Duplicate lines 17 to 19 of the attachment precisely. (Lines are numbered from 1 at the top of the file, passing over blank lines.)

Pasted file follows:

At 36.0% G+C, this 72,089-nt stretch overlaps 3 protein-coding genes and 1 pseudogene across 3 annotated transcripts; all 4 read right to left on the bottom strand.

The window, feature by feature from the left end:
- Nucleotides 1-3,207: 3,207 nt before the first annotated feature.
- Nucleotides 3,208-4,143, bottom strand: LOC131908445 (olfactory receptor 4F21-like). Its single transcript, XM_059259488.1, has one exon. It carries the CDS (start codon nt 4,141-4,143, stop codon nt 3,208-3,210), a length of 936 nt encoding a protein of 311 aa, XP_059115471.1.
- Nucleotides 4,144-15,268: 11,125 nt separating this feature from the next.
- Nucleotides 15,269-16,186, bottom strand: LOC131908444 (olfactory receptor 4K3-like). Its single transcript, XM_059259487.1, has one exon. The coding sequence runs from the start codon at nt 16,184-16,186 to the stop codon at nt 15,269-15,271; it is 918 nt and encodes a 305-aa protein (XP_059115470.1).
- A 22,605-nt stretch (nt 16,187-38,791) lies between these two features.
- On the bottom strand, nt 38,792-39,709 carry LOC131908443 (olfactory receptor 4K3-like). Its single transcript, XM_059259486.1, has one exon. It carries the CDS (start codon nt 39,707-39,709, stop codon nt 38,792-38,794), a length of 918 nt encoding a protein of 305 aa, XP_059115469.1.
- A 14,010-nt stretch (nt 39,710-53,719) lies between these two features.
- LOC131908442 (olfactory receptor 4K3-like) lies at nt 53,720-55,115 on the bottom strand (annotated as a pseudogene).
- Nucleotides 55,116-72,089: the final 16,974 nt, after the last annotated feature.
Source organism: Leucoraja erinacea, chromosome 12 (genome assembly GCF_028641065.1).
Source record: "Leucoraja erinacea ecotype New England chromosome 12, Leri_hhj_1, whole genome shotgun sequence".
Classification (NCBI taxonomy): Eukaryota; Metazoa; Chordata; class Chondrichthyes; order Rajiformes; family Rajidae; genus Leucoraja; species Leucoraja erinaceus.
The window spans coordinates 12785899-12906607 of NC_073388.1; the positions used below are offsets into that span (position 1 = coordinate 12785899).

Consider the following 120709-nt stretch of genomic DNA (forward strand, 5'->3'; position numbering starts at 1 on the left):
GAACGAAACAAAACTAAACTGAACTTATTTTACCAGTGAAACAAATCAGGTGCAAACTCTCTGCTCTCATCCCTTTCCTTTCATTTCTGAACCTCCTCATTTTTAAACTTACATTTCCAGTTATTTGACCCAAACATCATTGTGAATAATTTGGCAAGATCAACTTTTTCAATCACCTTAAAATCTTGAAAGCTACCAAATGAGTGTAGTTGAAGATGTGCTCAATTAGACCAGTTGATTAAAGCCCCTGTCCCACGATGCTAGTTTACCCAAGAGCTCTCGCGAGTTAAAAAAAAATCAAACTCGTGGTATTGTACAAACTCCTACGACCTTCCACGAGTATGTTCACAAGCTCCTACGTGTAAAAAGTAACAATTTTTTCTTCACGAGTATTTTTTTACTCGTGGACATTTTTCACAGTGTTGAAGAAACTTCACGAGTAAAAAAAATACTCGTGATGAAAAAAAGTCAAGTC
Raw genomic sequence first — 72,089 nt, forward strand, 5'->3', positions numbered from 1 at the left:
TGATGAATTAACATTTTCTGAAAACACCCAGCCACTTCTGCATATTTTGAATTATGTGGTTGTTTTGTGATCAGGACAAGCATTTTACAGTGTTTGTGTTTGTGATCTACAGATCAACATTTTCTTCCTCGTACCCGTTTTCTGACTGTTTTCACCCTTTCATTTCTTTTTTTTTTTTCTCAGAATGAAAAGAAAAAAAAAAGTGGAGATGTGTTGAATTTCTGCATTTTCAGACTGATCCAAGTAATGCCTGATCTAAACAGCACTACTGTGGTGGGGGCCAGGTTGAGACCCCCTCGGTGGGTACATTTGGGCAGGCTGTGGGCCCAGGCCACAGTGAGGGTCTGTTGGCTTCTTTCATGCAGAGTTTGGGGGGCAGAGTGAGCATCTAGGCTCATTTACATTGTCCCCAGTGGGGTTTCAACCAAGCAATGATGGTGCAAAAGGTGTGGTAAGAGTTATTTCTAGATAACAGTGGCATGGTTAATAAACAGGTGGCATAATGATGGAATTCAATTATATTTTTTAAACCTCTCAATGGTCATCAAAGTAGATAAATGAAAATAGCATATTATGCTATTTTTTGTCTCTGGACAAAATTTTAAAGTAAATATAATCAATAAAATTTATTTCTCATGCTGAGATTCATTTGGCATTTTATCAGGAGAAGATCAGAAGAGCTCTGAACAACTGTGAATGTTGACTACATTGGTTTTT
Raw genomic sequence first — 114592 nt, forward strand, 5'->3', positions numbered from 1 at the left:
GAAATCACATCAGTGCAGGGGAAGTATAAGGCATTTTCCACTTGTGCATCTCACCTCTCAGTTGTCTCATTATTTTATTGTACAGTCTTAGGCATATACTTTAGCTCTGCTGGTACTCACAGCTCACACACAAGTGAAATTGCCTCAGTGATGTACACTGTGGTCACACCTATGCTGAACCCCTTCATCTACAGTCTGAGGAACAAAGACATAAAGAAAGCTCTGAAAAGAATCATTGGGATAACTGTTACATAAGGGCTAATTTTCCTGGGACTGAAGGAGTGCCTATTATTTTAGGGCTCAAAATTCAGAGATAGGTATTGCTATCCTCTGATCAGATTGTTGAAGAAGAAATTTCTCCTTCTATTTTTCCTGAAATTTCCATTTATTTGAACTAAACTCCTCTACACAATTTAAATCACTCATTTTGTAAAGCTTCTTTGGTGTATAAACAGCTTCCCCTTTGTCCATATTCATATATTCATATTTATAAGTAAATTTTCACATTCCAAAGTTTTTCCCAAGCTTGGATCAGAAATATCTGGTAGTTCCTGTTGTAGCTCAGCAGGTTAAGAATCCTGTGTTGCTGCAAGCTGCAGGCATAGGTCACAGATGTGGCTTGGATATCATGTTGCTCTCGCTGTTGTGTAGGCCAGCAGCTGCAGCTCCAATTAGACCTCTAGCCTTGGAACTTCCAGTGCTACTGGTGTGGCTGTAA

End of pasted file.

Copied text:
GAACGAAACAAAACTAAACTGAACTTATTTTACCAGTGAAACAAATCAGGTGCAAACTCTCTGCTCTCATCCCTTTCCTTTCATTTCTGAACCTCCTCATTTTTAAACTTACATTTCCAGTTATTTGACCCAAACATCATTGTGAATAATTTGGCAAGATCAACTTTTTCAATCACCTTAAAATCTTGAAAGCTACCAAATGAGTGTAGTTGAAGATGTGCTCAATTAGACCAGTTGATTAAAGCCCCTGTCCCACGATGCTAGTTTACCCAAGAGCTCTCGCGAGTTAAAAAAAAATCAAACTCGTGGTATTGTACAAACTCCTACGACCTTCCACGAGTATGTTCACAAGCTCCTACGTGTAAAAAGTAACAATTTTTTCTTCACGAGTATTTTTTTACTCGTGGACATTTTTCACAGTGTTGAAGAAACTTCACGAGTAAAAAAAATACTCGTGATGAAAAAAAGTCAAGTC
Raw genomic sequence first — 72,089 nt, forward strand, 5'->3', positions numbered from 1 at the left:
TGATGAATTAACATTTTCTGAAAACACCCAGCCACTTCTGCATATTTTGAATTATGTGGTTGTTTTGTGATCAGGACAAGCATTTTACAGTGTTTGTGTTTGTGATCTACAGATCAACATTTTCTTCCTCGTACCCGTTTTCTGACTGTTTTCACCCTTTCATTTCTTTTTTTTTTTTCTCAGAATGAAAAGAAAAAAAAAAGTGGAGATGTGTTGAATTTCTGCATTTTCAGACTGATCCAAGTAATGCCTGATCTAAACAGCACTACTGTGGTGGGGGCCAGGTTGAGACCCCCTCGGTGGGTACATTTGGGCAGGCTGTGGGCCCAGGCCACAGTGAGGGTCTGTTGGCTTCTTTCATGCAGAGTTTGGGGGGCAGAGTGAGCATCTAGGCTCATTTACATTGTCCCCAGTGGGGTTTCAACCAAGCAATGATGGTGCAAAAGGTGTGGTAAGAGTTATTTCTAGATAACAGTGGCATGGTTAATAAACAGGTGGCATAATGATGGAATTCAATTATATTTTTTAAACCTCTCAATGGTCATCAAAGTAGATAAATGAAAATAGCATATTATGCTATTTTTTGTCTCTGGACAAAATTTTAAAGTAAATATAATCAATAAAATTTATTTCTCATGCTGAGATTCATTTGGCATTTTATCAGGAGAAGATCAGAAGAGCTCTGAACAACTGTGAATGTTGACTACATTGGTTTTT